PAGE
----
Minerva’s Chick

Amazingly, Rome has more ancient Egyptian obelisks than Egypt itself. The Roman emperors starting with Augustus, who seized control of Egypt after the defeat of Mark Anthony and Cleopatra, enjoyed plundering that ancient civilization, and brought many obelisks back to decorate the Eternal City. Indeed, these obelisks were so popular that when the supply ran out, Romans threw together some forgeries!

My favorite obelisk is also the smallest, and most unusual. This one stands before the beautiful Gothic church of Santa Maria sopra Minerva, (atop — or — above Minerva). The church, dating from the 13th century, sits just off to the side of Rome’s most magnificent church, the Pantheon.

Elephant and obelisk before Santa Maria sopra Minerva
Elephant and obelisk, with Santa Maria sopra Minerva in the background

Like many of Rome’s churches, this one was intentionally built over the site of a pagan temple, and the name reminded people of this triumph of Christianity over paganism.  Ironically, however, they got the name of the goddess wrong — the temple in question was actually dedicated to the Egyptian goddess Isis, not the Greco-Roman goddess Minerva.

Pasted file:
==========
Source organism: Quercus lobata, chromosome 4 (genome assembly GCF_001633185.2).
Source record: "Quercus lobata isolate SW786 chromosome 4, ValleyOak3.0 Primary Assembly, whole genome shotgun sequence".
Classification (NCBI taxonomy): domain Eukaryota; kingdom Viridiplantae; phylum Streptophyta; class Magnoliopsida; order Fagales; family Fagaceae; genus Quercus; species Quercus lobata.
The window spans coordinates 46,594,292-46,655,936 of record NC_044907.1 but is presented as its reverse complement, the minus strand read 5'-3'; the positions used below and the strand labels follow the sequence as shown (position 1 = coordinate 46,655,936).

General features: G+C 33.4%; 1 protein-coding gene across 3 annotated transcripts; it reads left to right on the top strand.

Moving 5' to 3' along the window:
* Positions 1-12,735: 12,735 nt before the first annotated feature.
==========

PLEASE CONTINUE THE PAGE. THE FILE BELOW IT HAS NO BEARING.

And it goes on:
In 1665, a small obelisk was found buried in the garden of the church’s cloister. This obelisk may once have stood at the entrance to the temple of Isis. A decorative base for the obelisk was commissioned from the great Baroque sculptor and architect, Gian Lorenzo Bernini. He chose the most unusual of subjects, a little elephant carrying an obelisk on its back.  The elephant and obelisk became known as Minerva’s chick, the “pulcino della Minerva.” It’s a friendly looking little beast, with an ornate saddle holding the obelisk.

Bernini's elephant
Bernini’s little elephant

Inside the church is fabulous art, including Michelangelo‘s Christ Carrying the Cross, as well as the beautiful Carafa Chapel painted by Filippo Lippi.

The Carafa Chapel
The Carafa Chapel

But also make sure to see the church for its beautiful blue ceilings.

The church's blue ceilings
The church’s blue ceilings